The Afghanistan war is over. We lost. The Taliban is advancing. The troops Australia spent decades training are in full retreat. And China’s ready to pounce.
As the Western world “pivots” its attention to Southeast Asia and the growing aggressiveness of China, the war on terror in Afghanistan has lost its appeal.
Military analysts fear the total rout of demoralised Afghan security forces in the north of their country at the weekend is a sign of things to come.
Just days earlier, the United States cleared its main headquarters facility at Bagram Air Base. Their withdrawal is expected to be completed by September 11.
Australia evacuated the last of its troops – after 20 years and 41 lives – from Afghanistan in June.
The Taliban is not attacking retreating Western forces. Instead, it waits for them to move out. Then it moves in. It has already seized control of much of the northern province of Badakhshan, bordering Tajikistan and China.
And that’s Afghanistan’s curse.
Amid the upheaval and civil convulsions, one thing about the nation won’t change.
It occupies the strategic crossroads between Europe, Asia and India.
And Beijing knows it.
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Unstrapping the belt
There’s a reason why the Chinese Communist Party is so determined to completely subdue the Islamic Uighur people in the western province of Xinjiang. It’s a strategically crucial fork in their “Belt and Road” trade plan with Europe.
So is neighbouring Afghanistan.
Beijing has already proposed a $US62 billion investment in Kabul. It on the arterial China-Pakistan Economic Corridor of roads, railways, pipelines and cables.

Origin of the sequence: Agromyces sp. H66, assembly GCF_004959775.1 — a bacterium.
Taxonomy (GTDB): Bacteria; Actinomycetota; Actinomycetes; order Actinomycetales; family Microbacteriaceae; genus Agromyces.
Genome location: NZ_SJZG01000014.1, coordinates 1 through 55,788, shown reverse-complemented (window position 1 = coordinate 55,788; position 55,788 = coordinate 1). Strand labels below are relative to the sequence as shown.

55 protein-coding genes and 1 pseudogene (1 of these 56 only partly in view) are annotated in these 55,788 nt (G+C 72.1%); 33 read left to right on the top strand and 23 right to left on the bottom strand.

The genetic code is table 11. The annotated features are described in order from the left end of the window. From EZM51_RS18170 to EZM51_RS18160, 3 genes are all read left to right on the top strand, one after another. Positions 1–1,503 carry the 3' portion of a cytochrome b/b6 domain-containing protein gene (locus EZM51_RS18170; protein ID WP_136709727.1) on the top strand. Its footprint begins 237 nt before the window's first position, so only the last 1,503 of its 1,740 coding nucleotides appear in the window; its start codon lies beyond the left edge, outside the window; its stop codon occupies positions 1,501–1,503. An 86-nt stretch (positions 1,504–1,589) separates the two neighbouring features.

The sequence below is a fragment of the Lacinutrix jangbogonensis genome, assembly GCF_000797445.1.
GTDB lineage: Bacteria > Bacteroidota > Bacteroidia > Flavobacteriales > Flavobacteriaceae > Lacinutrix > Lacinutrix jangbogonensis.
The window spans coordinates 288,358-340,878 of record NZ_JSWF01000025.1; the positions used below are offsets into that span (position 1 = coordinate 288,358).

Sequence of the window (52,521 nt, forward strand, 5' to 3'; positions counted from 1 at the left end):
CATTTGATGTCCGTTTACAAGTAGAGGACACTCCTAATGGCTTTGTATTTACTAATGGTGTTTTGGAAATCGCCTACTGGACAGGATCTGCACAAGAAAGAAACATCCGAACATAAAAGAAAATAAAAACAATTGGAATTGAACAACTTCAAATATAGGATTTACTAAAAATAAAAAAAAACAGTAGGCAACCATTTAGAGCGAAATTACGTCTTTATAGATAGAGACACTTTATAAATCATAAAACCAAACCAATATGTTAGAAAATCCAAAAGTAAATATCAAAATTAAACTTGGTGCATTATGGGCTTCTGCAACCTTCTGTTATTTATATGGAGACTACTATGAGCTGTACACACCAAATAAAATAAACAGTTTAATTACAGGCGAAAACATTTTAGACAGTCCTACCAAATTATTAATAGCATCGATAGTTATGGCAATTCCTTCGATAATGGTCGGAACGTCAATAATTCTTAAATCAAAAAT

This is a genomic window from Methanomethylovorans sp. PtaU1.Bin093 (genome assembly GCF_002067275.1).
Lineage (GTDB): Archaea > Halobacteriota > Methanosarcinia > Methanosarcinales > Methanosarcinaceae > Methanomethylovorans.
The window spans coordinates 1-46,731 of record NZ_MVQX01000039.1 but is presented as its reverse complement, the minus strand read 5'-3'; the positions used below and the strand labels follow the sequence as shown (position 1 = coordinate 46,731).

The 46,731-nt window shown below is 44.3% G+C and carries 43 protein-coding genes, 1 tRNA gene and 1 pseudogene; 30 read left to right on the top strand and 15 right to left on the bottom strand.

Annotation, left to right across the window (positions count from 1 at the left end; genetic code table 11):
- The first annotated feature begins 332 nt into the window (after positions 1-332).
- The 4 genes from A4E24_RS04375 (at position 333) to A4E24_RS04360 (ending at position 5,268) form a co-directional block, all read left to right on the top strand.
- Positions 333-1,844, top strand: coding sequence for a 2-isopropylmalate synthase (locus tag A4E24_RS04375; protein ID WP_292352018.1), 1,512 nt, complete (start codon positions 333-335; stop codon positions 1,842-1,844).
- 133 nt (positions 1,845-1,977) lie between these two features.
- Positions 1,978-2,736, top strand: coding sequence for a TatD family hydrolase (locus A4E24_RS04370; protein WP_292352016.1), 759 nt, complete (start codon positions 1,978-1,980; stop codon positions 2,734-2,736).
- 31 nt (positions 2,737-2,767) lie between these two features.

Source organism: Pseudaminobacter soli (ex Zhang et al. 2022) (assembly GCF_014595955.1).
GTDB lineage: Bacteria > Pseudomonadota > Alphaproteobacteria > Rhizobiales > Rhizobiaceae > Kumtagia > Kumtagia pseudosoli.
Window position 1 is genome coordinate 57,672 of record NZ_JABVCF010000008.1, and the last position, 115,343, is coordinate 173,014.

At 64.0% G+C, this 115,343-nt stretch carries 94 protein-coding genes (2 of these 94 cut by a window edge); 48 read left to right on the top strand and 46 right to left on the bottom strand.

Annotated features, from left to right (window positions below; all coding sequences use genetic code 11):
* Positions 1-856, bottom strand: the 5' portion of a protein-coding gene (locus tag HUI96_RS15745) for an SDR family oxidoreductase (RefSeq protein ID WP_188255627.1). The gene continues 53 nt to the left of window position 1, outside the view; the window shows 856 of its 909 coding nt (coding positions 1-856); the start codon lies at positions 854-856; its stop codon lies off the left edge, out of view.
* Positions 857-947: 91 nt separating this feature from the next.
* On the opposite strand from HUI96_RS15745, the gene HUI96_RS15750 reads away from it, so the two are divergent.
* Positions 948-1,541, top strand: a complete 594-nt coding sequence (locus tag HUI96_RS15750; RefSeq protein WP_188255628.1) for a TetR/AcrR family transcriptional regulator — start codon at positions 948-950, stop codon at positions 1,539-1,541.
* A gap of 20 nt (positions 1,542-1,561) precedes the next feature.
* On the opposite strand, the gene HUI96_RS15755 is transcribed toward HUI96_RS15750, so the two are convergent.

China, Afghanistan and Pakistan met via video conference last Thursday to discuss the project – and the “security situation”. Chinese Foreign Minister Wang Yi says the three countries “needed to strengthen communication and co-operation” to advance Afghanistan’s interests.
“There is a discussion on a Peshawar-Kabul motorway between the authorities in Kabul and Beijing,” an anonymous Afghan government source reportedly told The Daily Beast.
“Linking Kabul with Peshawar by road means Afghanistan’s formal joining of CPEC.”
It may also be a lifeline for the beleaguered Afghan government.
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Such an enormous investment comes with masses of Chinese supervisors, advisers and labourers. And these will need protection.
“Ghani needs an ally with resources, clout and ability to provide military support to his government,” the official said.
Such an alliance is feasible.
Beijing, however, is hedging its bets. It has also been in talks with the Taliban itself. It has reportedly been offered infrastructure, cash and a “welcome back to the political mainstream” – in exchange for peaceful passage.
But the weight of history suggests it won’t be an easy ride.
“The security and stability of Afghanistan and the region are facing new challenges, with foreign troops’ withdrawal from Afghanistan accelerated, the peace and reconciliation process in Afghanistan impacted, and armed conflicts and terrorist activities becoming more frequent,” Wang said.
The weight of history
“Another great power afflicted with hubris comes to grief in the graveyard of empires,” writes former UN assistant secretary-general and emeritus professor at the Australian National University Ramesh Thakur.
In April, he predicted “the US will complete an inglorious withdrawal, and the exodus of its allies will be all exit and no strategy.”
The exit isn’t quite over yet. But the lack of strategy is apparent. And that’s nothing new.
Afghanistan has a history of bringing great powers low.
Babylon’s Darius I. Alexander the Great of Macedonia. Both seized it. Neither could hold it for long.
The British Empire tried – and failed – to annex it in 1838. They gave up in 1921.